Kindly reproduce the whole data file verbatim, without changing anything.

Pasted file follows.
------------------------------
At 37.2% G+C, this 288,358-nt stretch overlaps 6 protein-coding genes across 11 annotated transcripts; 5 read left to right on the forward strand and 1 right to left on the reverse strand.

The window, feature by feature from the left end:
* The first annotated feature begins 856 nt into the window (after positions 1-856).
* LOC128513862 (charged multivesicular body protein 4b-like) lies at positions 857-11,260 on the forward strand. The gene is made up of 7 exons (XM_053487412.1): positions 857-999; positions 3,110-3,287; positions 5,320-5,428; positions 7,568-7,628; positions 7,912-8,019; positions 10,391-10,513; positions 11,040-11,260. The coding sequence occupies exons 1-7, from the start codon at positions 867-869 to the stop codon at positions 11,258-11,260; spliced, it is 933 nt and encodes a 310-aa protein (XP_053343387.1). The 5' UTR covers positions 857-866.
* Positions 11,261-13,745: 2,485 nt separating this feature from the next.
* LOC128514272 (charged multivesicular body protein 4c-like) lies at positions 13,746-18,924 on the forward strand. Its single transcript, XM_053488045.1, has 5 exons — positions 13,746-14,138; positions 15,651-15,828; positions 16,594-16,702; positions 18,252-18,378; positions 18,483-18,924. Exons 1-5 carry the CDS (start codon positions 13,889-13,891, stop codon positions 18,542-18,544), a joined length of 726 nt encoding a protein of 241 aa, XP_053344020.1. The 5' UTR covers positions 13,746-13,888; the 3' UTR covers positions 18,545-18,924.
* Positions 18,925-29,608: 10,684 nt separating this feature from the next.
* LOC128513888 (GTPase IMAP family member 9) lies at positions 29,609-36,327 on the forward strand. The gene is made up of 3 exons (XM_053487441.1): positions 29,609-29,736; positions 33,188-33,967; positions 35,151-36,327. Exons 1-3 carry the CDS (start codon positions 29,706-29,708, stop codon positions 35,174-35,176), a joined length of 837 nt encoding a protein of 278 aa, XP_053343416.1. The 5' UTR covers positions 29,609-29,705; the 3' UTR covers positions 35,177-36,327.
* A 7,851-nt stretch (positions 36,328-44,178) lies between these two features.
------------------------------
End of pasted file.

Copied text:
At 37.2% G+C, this 288,358-nt stretch overlaps 6 protein-coding genes across 11 annotated transcripts; 5 read left to right on the forward strand and 1 right to left on the reverse strand.

The window, feature by feature from the left end:
* The first annotated feature begins 856 nt into the window (after positions 1-856).
* LOC128513862 (charged multivesicular body protein 4b-like) lies at positions 857-11,260 on the forward strand. The gene is made up of 7 exons (XM_053487412.1): positions 857-999; positions 3,110-3,287; positions 5,320-5,428; positions 7,568-7,628; positions 7,912-8,019; positions 10,391-10,513; positions 11,040-11,260. The coding sequence occupies exons 1-7, from the start codon at positions 867-869 to the stop codon at positions 11,258-11,260; spliced, it is 933 nt and encodes a 310-aa protein (XP_053343387.1). The 5' UTR covers positions 857-866.
* Positions 11,261-13,745: 2,485 nt separating this feature from the next.
* LOC128514272 (charged multivesicular body protein 4c-like) lies at positions 13,746-18,924 on the forward strand. Its single transcript, XM_053488045.1, has 5 exons — positions 13,746-14,138; positions 15,651-15,828; positions 16,594-16,702; positions 18,252-18,378; positions 18,483-18,924. Exons 1-5 carry the CDS (start codon positions 13,889-13,891, stop codon positions 18,542-18,544), a joined length of 726 nt encoding a protein of 241 aa, XP_053344020.1. The 5' UTR covers positions 13,746-13,888; the 3' UTR covers positions 18,545-18,924.
* Positions 18,925-29,608: 10,684 nt separating this feature from the next.
* LOC128513888 (GTPase IMAP family member 9) lies at positions 29,609-36,327 on the forward strand. The gene is made up of 3 exons (XM_053487441.1): positions 29,609-29,736; positions 33,188-33,967; positions 35,151-36,327. Exons 1-3 carry the CDS (start codon positions 29,706-29,708, stop codon positions 35,174-35,176), a joined length of 837 nt encoding a protein of 278 aa, XP_053343416.1. The 5' UTR covers positions 29,609-29,705; the 3' UTR covers positions 35,177-36,327.
* A 7,851-nt stretch (positions 36,328-44,178) lies between these two features.